In Mentor Graphics Corp. v. EVE-USA, Inc., the Federal Circuit determined that the “but for” compensatory damages test applies to the calculation of lost profits damages in patent infringement cases involving multicomponent products. The court rejected defendant Synopsys’s argument that because multicomponent products necessarily have many important features beyond the one or two that are infringing, the plaintiff should only be awarded the portion of the compensatory damages apportionable to the infringing features. Although some scholars have supported the decision, many believe that the Mentor Graphics rule will overcompensate patentees, and that an apportionment rule is preferable.
This Note offers a comprehensive economic framework for implementing the Mentor Graphics “but for” compensatory damages scheme in scenarios that were not before the court in Mentor Graphics but which will arise in the future. By exploring the implications of this framework, this Note provides needed clarity to the Mentor Graphics debate. First, it shows that a properly constructed compensatory damages rule and the apportionment rule advocated for by Synopsys and many scholars operate far more similarly than commentators currently believe.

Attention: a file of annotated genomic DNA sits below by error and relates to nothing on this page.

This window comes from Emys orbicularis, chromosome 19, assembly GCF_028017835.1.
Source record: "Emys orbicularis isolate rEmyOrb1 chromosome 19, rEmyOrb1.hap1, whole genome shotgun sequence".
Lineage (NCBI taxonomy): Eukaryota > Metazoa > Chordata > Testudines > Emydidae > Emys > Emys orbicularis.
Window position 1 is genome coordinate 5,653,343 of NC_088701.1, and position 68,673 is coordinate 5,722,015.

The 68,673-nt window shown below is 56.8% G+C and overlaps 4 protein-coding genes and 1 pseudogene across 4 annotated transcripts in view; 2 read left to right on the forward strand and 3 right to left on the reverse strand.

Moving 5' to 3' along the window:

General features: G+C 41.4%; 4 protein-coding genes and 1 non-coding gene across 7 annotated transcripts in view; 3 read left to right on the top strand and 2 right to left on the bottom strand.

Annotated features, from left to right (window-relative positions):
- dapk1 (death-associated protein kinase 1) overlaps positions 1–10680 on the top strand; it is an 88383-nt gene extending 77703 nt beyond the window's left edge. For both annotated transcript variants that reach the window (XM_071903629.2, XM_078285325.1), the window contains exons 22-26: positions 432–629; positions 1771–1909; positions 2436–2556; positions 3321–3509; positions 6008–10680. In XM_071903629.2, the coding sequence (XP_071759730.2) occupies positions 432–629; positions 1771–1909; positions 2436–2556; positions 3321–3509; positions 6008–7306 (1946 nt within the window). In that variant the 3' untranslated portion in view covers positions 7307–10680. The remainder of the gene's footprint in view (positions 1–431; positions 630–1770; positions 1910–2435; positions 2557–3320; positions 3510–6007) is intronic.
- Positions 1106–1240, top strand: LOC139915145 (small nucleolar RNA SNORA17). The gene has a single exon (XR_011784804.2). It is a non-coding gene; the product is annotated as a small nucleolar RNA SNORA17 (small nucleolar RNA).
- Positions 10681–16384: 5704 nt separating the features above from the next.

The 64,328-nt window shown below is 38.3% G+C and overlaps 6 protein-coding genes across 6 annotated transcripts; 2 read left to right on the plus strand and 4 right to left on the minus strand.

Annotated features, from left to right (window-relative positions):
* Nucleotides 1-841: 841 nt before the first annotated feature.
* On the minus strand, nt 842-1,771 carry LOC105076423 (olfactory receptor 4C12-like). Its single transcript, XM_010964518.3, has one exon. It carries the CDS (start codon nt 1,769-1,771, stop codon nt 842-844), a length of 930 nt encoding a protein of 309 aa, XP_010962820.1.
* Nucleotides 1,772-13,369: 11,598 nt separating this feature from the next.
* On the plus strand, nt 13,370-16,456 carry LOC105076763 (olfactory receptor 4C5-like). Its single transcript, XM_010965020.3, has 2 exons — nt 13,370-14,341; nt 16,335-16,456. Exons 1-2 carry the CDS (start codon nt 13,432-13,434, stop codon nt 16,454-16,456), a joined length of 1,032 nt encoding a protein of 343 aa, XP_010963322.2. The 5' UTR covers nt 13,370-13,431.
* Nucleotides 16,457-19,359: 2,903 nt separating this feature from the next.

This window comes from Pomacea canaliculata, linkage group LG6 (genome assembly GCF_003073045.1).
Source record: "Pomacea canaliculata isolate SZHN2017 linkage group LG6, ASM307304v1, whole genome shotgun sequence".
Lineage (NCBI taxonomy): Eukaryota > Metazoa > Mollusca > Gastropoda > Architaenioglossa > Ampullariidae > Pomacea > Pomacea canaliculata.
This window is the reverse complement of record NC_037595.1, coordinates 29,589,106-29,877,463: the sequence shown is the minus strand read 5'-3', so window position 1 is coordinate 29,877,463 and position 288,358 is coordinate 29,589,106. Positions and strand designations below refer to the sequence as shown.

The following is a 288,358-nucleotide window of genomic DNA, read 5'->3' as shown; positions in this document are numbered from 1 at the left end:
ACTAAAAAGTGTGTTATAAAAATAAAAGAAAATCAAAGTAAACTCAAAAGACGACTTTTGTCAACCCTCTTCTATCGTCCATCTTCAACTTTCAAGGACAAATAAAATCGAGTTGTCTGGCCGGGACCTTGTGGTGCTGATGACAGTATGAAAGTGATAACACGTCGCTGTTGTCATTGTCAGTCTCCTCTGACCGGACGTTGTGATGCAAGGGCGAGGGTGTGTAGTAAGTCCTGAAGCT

Second, this Note shows that if the proposed framework is adopted, then each of the concerns expressed by scholars over the Mentor Graphics rule would either be alleviated, overstated, or in need of some revision. It concludes by clarifying exactly what might still remain concerning about the Mentor Graphics rule.
* J.D., Stanford Law School, 2018. I would like to thank Eric Bensen, Bernard Chao, Thomas Cotter, Erik Hovenkamp, Dmitry Karshtedt, Mark Lemley, Jonathan Masur, Lisa Larrimore Ouellette, A. Mitchell Polinsky, Brendyn Reinecke, and Ted Sichelman for their assistance and for providing comments on earlier drafts of this Note. Thanks also to participants in the Bay Area Works-in-Progress Seminar and the 2019 Works-in- Progress Intellectual Property Colloquium for helpful comments. Finally, many thanks to the Stanford Law Review editing team, including Raquel Dominguez, Lori Ding, Patrick Kennedy, Reid Whitaker, Yoni Marshall, and Annie Shi.
I am currently an associate at Covington & Burling LLP. This Note was written and submitted to the Stanford Law Review before I began my employment at the firm. All views expressed are my own.